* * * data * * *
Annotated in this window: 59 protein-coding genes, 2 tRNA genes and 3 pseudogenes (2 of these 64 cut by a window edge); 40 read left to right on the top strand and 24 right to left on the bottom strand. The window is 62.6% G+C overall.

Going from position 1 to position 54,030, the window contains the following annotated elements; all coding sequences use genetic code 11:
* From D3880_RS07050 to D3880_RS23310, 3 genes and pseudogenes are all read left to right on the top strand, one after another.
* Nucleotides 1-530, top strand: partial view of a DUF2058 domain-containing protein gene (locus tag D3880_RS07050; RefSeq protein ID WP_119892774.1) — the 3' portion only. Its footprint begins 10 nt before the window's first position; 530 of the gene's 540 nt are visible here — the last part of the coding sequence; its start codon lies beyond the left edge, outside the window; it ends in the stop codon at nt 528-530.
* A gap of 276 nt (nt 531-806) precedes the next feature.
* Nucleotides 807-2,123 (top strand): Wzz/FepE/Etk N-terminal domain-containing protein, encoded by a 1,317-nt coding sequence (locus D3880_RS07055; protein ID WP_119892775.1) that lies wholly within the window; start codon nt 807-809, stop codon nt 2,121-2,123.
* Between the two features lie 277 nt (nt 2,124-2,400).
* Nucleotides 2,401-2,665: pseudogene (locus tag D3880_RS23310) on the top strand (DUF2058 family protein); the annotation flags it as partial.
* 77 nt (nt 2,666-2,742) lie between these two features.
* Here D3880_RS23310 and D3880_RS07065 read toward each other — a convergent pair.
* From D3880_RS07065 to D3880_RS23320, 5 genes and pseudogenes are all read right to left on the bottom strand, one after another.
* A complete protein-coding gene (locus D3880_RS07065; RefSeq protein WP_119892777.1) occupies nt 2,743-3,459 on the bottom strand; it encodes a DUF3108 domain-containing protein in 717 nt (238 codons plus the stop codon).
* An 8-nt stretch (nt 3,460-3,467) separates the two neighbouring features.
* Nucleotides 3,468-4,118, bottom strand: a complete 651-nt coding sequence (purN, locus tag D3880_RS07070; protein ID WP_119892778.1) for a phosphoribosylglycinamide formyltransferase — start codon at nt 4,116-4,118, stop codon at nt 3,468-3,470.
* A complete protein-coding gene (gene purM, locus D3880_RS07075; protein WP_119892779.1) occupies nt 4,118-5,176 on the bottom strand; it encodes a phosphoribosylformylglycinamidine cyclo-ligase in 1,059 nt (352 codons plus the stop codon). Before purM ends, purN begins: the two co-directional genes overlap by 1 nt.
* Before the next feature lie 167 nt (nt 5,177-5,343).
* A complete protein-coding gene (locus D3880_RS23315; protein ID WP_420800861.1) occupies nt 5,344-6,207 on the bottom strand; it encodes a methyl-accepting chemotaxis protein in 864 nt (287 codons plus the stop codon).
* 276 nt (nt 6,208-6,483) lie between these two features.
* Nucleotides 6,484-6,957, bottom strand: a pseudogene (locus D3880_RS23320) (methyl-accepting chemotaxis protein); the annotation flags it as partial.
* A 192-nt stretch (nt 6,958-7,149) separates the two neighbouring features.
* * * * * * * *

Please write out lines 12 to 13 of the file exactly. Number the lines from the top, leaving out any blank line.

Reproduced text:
* A complete protein-coding gene (locus D3880_RS07065; RefSeq protein WP_119892777.1) occupies nt 2,743-3,459 on the bottom strand; it encodes a DUF3108 domain-containing protein in 717 nt (238 codons plus the stop codon).
* An 8-nt stretch (nt 3,460-3,467) separates the two neighbouring features.